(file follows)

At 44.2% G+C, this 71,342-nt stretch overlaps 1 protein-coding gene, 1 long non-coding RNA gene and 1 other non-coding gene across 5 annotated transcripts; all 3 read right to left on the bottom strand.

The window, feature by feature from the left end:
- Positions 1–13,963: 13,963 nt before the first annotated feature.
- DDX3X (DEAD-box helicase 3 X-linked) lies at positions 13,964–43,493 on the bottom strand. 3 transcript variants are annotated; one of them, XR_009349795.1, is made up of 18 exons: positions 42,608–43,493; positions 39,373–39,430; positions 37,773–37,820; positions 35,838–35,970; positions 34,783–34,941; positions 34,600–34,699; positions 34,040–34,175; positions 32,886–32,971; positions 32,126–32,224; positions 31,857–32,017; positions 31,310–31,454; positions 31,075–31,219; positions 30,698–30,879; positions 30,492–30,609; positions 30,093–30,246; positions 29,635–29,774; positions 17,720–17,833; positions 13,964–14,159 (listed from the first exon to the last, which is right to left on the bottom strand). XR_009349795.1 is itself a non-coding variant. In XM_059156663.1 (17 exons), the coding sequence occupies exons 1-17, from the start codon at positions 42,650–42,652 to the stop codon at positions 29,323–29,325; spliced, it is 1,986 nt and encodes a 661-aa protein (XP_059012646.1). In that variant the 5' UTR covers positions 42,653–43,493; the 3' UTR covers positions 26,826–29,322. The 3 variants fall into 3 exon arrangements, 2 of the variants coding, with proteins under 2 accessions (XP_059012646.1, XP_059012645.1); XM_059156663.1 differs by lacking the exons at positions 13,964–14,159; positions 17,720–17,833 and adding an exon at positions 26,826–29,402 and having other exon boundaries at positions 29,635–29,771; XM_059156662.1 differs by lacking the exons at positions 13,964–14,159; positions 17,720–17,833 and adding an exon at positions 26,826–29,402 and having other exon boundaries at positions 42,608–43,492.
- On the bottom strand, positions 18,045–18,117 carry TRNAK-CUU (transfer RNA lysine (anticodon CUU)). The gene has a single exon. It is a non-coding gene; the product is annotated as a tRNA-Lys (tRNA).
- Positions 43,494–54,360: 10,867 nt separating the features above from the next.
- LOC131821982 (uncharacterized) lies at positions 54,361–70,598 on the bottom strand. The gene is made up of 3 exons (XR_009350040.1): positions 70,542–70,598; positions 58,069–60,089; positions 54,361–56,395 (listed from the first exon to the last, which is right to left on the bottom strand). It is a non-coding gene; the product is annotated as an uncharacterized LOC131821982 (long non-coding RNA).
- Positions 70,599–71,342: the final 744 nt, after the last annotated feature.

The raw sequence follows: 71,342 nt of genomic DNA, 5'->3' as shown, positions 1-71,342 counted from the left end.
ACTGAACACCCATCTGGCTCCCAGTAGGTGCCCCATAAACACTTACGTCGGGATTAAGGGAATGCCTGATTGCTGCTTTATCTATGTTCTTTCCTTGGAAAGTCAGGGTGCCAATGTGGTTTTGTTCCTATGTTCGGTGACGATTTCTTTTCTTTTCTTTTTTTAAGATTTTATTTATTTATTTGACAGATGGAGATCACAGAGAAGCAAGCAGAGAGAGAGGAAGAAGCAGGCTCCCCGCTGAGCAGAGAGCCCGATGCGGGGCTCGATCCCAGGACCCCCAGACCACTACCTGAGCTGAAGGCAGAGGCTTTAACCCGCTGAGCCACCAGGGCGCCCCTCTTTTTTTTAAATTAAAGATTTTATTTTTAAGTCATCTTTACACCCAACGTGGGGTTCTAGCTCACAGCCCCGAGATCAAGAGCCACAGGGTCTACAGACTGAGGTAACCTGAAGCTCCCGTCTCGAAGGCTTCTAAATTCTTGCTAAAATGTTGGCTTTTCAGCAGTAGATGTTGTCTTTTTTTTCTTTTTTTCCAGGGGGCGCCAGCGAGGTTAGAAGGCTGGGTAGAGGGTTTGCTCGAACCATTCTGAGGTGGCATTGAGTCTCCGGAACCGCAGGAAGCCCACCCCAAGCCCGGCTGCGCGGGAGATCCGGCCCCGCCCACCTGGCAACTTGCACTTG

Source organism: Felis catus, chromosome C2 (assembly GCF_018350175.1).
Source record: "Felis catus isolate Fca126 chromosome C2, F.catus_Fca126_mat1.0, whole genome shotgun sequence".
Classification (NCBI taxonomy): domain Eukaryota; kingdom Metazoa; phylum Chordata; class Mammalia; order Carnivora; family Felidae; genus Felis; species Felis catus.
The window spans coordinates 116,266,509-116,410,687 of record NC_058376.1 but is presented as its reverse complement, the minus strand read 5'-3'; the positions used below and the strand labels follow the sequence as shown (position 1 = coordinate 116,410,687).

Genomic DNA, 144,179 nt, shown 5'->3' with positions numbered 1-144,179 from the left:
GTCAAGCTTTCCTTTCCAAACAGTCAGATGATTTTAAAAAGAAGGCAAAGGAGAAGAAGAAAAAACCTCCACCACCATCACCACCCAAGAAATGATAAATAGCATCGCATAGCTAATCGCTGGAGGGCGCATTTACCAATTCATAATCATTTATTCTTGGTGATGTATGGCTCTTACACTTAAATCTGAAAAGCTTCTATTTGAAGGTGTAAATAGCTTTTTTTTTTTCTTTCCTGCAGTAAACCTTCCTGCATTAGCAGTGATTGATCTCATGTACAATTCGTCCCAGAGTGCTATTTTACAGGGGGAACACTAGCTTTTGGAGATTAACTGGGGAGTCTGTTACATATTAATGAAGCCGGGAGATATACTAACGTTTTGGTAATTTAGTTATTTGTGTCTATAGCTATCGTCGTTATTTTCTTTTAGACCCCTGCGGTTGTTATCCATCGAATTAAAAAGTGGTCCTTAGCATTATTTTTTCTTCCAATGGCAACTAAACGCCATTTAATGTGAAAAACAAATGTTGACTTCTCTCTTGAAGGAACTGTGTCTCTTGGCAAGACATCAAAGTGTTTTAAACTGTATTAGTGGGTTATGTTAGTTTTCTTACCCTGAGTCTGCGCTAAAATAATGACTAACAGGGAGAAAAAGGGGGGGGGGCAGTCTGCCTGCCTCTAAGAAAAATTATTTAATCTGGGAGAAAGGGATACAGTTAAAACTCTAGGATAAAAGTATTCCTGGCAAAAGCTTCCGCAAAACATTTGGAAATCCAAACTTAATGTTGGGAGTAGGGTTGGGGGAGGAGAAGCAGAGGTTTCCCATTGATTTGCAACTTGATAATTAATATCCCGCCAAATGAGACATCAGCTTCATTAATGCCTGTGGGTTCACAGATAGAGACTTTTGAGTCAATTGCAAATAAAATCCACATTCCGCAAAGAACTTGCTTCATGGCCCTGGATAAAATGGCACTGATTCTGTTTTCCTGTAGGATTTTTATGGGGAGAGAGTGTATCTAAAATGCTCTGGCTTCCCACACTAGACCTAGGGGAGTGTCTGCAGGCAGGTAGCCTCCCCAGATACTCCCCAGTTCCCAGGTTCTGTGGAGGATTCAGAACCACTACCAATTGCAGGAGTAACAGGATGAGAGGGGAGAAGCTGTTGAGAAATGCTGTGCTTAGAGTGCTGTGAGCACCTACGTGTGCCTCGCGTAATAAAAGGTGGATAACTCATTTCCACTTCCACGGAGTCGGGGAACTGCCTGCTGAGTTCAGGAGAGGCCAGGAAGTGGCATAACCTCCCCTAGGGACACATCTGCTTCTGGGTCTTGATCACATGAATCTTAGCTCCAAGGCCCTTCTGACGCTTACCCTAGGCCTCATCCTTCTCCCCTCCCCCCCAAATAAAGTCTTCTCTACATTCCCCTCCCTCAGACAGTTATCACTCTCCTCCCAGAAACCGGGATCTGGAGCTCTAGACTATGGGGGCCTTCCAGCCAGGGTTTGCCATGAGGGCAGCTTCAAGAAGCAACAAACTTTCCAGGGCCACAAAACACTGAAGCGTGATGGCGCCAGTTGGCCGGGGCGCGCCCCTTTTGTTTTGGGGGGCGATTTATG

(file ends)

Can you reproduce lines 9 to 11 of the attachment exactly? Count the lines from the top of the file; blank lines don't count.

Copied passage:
The raw sequence follows: 71,342 nt of genomic DNA, 5'->3' as shown, positions 1-71,342 counted from the left end.
ACTGAACACCCATCTGGCTCCCAGTAGGTGCCCCATAAACACTTACGTCGGGATTAAGGGAATGCCTGATTGCTGCTTTATCTATGTTCTTTCCTTGGAAAGTCAGGGTGCCAATGTGGTTTTGTTCCTATGTTCGGTGACGATTTCTTTTCTTTTCTTTTTTTAAGATTTTATTTATTTATTTGACAGATGGAGATCACAGAGAAGCAAGCAGAGAGAGAGGAAGAAGCAGGCTCCCCGCTGAGCAGAGAGCCCGATGCGGGGCTCGATCCCAGGACCCCCAGACCACTACCTGAGCTGAAGGCAGAGGCTTTAACCCGCTGAGCCACCAGGGCGCCCCTCTTTTTTTTAAATTAAAGATTTTATTTTTAAGTCATCTTTACACCCAACGTGGGGTTCTAGCTCACAGCCCCGAGATCAAGAGCCACAGGGTCTACAGACTGAGGTAACCTGAAGCTCCCGTCTCGAAGGCTTCTAAATTCTTGCTAAAATGTTGGCTTTTCAGCAGTAGATGTTGTCTTTTTTTTCTTTTTTTCCAGGGGGCGCCAGCGAGGTTAGAAGGCTGGGTAGAGGGTTTGCTCGAACCATTCTGAGGTGGCATTGAGTCTCCGGAACCGCAGGAAGCCCACCCCAAGCCCGGCTGCGCGGGAGATCCGGCCCCGCCCACCTGGCAACTTGCACTTG

Source organism: Felis catus, chromosome C2 (assembly GCF_018350175.1).